Robert Kagan’s feature article in the latest Weekly Standard is worth a look. As one of the leading advocates for “benevolent global hegemony”—a phrase that he coined with William Kristol in 1996—Kagan offers a reasonably fair critique of recent calls for cutting military spending. It is a good bet that the arguments presented in this essay will be repeated elsewhere as new members of Congress look to make good on their promise to make deep cuts in spending, and as other defenders of the status quo fight hard to keep the Pentagon’s budget off the table.
Like others who have ventured into this debate, Kagan goes too far in implying that national-security spending is irrelevant to the nation’s debt. It is of course true that entitlements and mandatory spending pose the greatest threat to the nation’s fiscal health, but $700+ billion isn’t chump change. The question of what we should spend on the military ought to take into account the trade-offs, an argument that Dwight Eisenhower advanced in his farewell address just over 50 years ago, and that Charles Zakaib and I highlighted last week. (See also James Ledbetter’s discussion on this point.)
According to Kagan, the explanation for why the various deficit reduction commissions have recommended cutting military spending:
boils down to one of fairness, and politics. It is not that cutting defense is necessary to save the economy. But if the American people are going to be asked to accept cuts in their domestic entitlements, the assumption runs, they’re going to want to see the pain shared across the board, including by defense.
This “fair share” argument is at least more sober than phony “cut defense or kill the economy” sensationalism, and it has the appearance of reasonableness. But it is still based on a fallacy. Distributing cuts equally is not an intrinsically good thing. . . . Not all cuts have equal effect on the national well-being.
Actually, it is a question of fairness, but not the one that he proposed. Because security is a core function of government (I think one of the only core functions of government), it would be a mistake to treat military spending as synonymous with spending on, say, farm subsidies. But Kagan’s writings presume that other countries’ governments do not—and should not—see their responsibilities in the same way. Kagan contends that American taxpayers should be responsible for the security of people living in Europe or East Asia or the Middle East. Or anywhere in the world, really. This argument might have been plausible in 1945, or 1955, or even 1965, when our allies were weak, and when we were confronting a common enemy in the Soviet Union. But one of the practical effects of continuing to pay for the security of others more than two decades after the collapse of the Soviet empire is that we have created dependency, a problem with all forms of foreign aid. It simply isn’t fair to ask Americans to pay for something that other people should pay for themselves. For reference, the average American—every man, woman and child—spends two and a half times more on national security than the French or the British, five times more than citizens living in other NATO countries, and seven and a half times as much as the average Japanese.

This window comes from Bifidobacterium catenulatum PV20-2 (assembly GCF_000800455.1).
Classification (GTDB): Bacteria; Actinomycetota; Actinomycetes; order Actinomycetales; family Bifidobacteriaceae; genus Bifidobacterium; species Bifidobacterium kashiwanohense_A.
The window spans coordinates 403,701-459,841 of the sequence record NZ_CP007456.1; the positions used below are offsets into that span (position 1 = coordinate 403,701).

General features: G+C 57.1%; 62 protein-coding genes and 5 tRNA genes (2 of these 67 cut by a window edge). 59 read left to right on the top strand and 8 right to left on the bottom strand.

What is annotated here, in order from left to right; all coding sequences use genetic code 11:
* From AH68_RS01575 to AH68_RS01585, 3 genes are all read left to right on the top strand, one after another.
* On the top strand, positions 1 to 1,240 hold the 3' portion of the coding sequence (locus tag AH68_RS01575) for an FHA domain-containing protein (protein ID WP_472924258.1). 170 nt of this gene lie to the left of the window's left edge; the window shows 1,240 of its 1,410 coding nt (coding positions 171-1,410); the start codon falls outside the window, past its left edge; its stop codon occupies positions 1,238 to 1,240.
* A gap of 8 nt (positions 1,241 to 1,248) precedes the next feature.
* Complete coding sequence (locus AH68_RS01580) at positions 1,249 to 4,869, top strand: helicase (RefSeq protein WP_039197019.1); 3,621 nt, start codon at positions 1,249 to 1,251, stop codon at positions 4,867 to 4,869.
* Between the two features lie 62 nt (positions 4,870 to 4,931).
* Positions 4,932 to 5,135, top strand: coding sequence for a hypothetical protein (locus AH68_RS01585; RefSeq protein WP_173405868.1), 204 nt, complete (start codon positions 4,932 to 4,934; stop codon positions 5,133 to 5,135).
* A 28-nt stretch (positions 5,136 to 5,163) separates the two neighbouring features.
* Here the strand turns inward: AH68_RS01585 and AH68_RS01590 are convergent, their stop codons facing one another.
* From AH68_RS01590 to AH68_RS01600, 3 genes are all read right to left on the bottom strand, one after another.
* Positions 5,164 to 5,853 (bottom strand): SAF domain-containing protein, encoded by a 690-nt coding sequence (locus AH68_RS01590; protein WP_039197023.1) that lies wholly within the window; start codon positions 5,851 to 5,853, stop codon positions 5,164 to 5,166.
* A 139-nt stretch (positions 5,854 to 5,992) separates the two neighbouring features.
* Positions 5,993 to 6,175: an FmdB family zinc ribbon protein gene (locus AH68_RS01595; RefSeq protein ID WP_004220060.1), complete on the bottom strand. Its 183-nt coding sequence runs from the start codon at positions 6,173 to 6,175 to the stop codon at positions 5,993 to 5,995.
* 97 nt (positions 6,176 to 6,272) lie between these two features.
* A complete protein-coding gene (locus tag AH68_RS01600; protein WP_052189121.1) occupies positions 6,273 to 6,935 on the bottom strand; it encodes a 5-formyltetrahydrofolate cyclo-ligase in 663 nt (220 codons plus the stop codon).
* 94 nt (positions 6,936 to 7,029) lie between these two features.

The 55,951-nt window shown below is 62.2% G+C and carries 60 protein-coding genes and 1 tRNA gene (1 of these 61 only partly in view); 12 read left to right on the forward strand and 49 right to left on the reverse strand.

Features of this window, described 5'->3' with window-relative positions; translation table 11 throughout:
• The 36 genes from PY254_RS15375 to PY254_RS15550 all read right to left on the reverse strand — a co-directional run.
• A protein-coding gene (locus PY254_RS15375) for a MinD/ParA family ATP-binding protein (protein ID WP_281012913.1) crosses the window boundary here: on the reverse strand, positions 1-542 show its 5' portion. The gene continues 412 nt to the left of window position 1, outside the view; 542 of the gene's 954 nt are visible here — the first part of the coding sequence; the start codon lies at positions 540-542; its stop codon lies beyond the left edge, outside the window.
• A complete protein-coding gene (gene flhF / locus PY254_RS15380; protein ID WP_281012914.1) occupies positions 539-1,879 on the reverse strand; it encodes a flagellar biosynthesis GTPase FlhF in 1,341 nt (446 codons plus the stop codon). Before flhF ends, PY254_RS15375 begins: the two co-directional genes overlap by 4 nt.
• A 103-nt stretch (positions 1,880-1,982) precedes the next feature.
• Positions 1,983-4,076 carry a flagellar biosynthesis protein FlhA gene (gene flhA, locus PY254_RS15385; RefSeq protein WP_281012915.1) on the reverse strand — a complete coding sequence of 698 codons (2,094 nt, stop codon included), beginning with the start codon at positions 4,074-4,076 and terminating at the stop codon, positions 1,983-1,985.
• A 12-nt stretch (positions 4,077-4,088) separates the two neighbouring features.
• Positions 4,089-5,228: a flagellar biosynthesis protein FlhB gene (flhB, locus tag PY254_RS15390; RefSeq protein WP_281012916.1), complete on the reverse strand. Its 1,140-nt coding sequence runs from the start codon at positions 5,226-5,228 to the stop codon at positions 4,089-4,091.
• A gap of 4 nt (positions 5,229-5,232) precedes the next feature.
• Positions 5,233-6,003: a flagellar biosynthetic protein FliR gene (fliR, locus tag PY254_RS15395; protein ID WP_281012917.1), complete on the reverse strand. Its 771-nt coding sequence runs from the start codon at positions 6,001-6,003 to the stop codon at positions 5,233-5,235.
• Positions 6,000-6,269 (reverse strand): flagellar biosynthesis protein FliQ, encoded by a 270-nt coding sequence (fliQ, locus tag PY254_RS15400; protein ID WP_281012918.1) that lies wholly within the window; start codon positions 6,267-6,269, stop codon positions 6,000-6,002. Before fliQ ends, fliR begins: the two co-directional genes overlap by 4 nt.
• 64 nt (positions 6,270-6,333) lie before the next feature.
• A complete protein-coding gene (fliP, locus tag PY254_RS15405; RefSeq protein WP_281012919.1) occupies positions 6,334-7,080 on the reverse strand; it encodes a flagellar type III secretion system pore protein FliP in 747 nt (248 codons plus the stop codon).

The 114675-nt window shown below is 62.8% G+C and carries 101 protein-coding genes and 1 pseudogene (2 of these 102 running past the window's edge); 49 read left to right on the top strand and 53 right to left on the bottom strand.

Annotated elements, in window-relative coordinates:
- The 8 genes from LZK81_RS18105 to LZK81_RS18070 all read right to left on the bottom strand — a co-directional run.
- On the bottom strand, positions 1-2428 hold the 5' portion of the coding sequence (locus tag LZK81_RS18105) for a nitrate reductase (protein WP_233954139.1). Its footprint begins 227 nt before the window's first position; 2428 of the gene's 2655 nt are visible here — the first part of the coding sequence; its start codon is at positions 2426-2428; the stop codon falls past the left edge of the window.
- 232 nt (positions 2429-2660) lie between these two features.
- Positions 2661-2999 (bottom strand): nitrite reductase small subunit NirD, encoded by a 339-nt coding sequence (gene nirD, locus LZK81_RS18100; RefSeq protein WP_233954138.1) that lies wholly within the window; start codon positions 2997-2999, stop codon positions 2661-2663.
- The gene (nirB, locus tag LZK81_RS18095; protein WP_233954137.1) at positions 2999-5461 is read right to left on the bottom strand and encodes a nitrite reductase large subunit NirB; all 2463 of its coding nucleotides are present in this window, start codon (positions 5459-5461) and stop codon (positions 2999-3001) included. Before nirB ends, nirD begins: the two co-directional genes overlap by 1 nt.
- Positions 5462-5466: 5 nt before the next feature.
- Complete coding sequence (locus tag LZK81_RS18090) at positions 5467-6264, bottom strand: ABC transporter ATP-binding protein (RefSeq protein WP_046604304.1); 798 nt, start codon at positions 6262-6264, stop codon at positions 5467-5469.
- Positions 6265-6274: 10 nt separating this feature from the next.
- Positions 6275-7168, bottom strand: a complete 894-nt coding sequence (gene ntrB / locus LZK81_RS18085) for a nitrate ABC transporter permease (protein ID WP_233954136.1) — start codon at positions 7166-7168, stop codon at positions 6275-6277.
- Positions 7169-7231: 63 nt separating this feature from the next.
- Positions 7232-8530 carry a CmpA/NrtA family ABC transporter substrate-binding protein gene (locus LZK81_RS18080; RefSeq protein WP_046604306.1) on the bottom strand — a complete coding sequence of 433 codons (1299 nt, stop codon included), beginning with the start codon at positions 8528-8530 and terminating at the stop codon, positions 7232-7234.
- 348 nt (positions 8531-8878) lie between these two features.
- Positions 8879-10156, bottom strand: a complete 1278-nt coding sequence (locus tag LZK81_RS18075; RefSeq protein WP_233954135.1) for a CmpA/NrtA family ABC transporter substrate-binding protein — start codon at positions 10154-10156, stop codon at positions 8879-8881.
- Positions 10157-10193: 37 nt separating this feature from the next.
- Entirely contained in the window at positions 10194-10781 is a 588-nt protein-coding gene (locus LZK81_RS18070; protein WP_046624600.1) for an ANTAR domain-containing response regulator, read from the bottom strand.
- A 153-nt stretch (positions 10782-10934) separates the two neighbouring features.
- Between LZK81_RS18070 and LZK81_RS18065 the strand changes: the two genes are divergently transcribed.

A second key theme in Kagan’s work of the past two decades is that the world will collapse in a fiery inferno if the U.S. military was slightly smaller, and if Washington was slightly less inclined toward intervention than in, say, 1998. I think that Kagan exaggerates our insecurities, and he bases his predictions for how others will react to U.S. restraint on a notion of the world of the mid-19th century, not the world of today. I don’t have room to go into that here, but I spent a good part of a chapter of my book discussing the point, and Justin Logan is preparing a longer response to Kagan’s article for publication elsewhere.
For now, I agree with Kagan on one point: it doesn’t make sense to discuss cutting military spending without rethinking the purpose of military power. We disagree on the need for a strategic change. The strategy advocated by Kagan and other neoconservatives since the end of the Cold War has needlessly and unfairly burdened Americans with the costs of maintaining global peace, and could and should have been changed long ago. The fiscal pressures add urgency to this discussion. I welcome the debate.